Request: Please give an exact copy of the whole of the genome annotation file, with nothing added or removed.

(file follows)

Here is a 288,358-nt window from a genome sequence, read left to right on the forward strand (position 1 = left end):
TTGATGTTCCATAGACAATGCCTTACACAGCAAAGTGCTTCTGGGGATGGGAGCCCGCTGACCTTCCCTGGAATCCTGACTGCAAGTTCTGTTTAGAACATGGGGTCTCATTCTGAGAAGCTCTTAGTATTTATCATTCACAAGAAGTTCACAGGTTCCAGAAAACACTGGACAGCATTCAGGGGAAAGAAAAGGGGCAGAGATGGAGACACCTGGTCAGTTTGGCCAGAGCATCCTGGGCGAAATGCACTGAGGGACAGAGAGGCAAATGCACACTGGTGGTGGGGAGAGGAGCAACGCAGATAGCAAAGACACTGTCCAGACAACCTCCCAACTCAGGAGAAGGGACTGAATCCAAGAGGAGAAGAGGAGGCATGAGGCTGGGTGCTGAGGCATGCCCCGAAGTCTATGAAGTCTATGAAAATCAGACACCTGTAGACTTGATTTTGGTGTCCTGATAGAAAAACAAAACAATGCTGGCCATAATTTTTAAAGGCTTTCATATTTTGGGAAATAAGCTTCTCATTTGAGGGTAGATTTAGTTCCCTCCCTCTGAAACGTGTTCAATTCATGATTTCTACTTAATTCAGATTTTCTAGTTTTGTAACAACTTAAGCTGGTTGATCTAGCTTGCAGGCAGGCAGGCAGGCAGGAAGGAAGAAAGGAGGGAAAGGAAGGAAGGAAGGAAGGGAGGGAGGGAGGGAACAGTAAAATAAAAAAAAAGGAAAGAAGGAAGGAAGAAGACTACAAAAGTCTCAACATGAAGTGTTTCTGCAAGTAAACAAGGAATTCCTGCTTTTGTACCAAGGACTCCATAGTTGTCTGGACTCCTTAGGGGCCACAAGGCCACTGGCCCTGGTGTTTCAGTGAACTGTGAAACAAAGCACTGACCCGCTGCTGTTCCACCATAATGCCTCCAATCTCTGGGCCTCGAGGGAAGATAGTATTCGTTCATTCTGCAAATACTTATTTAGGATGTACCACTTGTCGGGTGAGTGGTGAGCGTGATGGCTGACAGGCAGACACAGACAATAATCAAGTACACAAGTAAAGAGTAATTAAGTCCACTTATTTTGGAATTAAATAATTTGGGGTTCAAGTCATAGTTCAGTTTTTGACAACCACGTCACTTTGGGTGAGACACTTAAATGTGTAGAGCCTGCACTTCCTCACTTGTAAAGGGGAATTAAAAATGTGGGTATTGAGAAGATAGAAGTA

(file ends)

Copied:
Here is a 288,358-nt window from a genome sequence, read left to right on the forward strand (position 1 = left end):
TTGATGTTCCATAGACAATGCCTTACACAGCAAAGTGCTTCTGGGGATGGGAGCCCGCTGACCTTCCCTGGAATCCTGACTGCAAGTTCTGTTTAGAACATGGGGTCTCATTCTGAGAAGCTCTTAGTATTTATCATTCACAAGAAGTTCACAGGTTCCAGAAAACACTGGACAGCATTCAGGGGAAAGAAAAGGGGCAGAGATGGAGACACCTGGTCAGTTTGGCCAGAGCATCCTGGGCGAAATGCACTGAGGGACAGAGAGGCAAATGCACACTGGTGGTGGGGAGAGGAGCAACGCAGATAGCAAAGACACTGTCCAGACAACCTCCCAACTCAGGAGAAGGGACTGAATCCAAGAGGAGAAGAGGAGGCATGAGGCTGGGTGCTGAGGCATGCCCCGAAGTCTATGAAGTCTATGAAAATCAGACACCTGTAGACTTGATTTTGGTGTCCTGATAGAAAAACAAAACAATGCTGGCCATAATTTTTAAAGGCTTTCATATTTTGGGAAATAAGCTTCTCATTTGAGGGTAGATTTAGTTCCCTCCCTCTGAAACGTGTTCAATTCATGATTTCTACTTAATTCAGATTTTCTAGTTTTGTAACAACTTAAGCTGGTTGATCTAGCTTGCAGGCAGGCAGGCAGGCAGGAAGGAAGAAAGGAGGGAAAGGAAGGAAGGAAGGAAGGGAGGGAGGGAGGGAACAGTAAAATAAAAAAAAAGGAAAGAAGGAAGGAAGAAGACTACAAAAGTCTCAACATGAAGTGTTTCTGCAAGTAAACAAGGAATTCCTGCTTTTGTACCAAGGACTCCATAGTTGTCTGGACTCCTTAGGGGCCACAAGGCCACTGGCCCTGGTGTTTCAGTGAACTGTGAAACAAAGCACTGACCCGCTGCTGTTCCACCATAATGCCTCCAATCTCTGGGCCTCGAGGGAAGATAGTATTCGTTCATTCTGCAAATACTTATTTAGGATGTACCACTTGTCGGGTGAGTGGTGAGCGTGATGGCTGACAGGCAGACACAGACAATAATCAAGTACACAAGTAAAGAGTAATTAAGTCCACTTATTTTGGAATTAAATAATTTGGGGTTCAAGTCATAGTTCAGTTTTTGACAACCACGTCACTTTGGGTGAGACACTTAAATGTGTAGAGCCTGCACTTCCTCACTTGTAAAGGGGAATTAAAAATGTGGGTATTGAGAAGATAGAAGTA